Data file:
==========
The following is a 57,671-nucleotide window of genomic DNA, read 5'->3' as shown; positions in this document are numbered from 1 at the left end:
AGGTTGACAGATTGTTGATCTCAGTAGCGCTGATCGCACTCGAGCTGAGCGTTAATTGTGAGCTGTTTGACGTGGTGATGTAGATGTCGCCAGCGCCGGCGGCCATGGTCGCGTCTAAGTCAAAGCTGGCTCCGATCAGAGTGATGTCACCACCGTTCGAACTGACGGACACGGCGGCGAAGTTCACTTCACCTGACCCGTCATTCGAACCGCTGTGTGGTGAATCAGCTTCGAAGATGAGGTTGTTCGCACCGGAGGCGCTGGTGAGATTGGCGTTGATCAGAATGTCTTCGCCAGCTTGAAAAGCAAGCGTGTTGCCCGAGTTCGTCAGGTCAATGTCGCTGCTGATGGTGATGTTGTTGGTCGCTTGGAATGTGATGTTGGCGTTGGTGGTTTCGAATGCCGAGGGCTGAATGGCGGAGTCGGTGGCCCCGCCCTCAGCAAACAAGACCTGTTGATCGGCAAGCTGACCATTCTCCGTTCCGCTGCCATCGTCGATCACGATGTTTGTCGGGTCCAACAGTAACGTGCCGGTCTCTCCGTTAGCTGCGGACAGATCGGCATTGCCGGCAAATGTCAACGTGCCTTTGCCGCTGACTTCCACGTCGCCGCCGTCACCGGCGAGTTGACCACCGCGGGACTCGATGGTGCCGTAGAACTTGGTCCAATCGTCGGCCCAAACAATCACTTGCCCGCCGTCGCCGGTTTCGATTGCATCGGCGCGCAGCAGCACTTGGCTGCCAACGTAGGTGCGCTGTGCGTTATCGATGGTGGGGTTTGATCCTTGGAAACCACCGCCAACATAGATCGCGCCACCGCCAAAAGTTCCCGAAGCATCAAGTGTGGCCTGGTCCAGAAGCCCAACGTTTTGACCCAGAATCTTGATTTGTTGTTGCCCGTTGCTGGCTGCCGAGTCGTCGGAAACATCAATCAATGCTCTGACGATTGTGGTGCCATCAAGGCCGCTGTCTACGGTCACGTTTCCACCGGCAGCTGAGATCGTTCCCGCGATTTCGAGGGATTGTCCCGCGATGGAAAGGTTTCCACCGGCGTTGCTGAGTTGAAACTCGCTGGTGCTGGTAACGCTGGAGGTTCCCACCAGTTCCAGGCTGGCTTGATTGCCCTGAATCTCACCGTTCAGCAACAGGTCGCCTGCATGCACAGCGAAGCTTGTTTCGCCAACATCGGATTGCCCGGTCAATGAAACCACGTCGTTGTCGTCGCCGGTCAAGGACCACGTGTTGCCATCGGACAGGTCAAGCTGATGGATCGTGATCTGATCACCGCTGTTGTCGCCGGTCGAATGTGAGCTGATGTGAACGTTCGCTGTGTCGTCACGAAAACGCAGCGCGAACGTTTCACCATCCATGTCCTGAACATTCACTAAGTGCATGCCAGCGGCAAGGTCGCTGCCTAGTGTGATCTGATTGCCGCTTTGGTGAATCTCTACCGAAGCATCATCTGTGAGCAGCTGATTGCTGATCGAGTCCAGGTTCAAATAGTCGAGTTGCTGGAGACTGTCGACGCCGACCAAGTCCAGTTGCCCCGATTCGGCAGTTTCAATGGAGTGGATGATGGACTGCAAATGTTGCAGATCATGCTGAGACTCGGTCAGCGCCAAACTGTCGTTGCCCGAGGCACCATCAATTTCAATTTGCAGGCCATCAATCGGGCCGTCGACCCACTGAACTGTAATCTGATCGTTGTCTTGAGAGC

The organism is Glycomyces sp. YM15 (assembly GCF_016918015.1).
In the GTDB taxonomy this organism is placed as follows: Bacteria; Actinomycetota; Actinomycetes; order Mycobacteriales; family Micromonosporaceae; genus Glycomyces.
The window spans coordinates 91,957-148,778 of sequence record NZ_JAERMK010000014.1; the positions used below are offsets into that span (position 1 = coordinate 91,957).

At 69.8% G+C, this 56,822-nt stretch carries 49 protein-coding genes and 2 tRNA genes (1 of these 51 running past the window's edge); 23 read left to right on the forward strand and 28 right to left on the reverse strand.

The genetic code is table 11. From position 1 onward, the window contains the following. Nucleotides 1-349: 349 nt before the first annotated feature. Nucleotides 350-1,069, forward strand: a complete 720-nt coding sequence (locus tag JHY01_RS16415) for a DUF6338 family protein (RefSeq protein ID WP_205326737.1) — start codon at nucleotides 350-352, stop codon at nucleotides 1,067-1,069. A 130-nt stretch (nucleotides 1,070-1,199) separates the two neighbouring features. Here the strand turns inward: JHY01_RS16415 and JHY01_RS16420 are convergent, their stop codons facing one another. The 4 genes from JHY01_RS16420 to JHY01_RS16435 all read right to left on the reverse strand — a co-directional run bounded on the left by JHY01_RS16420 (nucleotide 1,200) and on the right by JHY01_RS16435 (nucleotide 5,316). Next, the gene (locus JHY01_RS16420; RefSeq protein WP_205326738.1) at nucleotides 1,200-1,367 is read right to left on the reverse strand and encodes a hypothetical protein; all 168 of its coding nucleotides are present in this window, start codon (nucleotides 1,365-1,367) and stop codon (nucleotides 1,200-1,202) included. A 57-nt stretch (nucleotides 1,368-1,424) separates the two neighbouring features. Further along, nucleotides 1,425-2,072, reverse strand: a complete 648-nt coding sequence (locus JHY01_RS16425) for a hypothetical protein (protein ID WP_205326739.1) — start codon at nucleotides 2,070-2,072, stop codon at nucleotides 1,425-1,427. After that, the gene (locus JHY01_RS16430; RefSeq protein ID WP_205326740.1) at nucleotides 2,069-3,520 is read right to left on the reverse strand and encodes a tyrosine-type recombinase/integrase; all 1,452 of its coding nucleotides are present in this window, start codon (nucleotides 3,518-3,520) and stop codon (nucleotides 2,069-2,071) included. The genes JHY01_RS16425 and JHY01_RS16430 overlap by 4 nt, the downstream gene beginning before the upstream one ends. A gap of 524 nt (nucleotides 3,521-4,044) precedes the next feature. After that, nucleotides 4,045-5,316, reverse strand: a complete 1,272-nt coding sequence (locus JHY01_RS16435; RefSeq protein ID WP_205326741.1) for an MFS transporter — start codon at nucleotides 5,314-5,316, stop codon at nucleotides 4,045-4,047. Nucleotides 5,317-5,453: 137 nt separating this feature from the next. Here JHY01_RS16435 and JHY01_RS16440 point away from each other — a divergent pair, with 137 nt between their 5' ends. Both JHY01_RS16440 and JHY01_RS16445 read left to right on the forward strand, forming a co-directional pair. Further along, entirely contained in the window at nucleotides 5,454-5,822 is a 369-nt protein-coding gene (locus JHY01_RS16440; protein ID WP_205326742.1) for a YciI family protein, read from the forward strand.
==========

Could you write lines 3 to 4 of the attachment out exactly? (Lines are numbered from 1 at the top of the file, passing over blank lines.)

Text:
The organism is Glycomyces sp. YM15 (assembly GCF_016918015.1).
In the GTDB taxonomy this organism is placed as follows: Bacteria; Actinomycetota; Actinomycetes; order Mycobacteriales; family Micromonosporaceae; genus Glycomyces.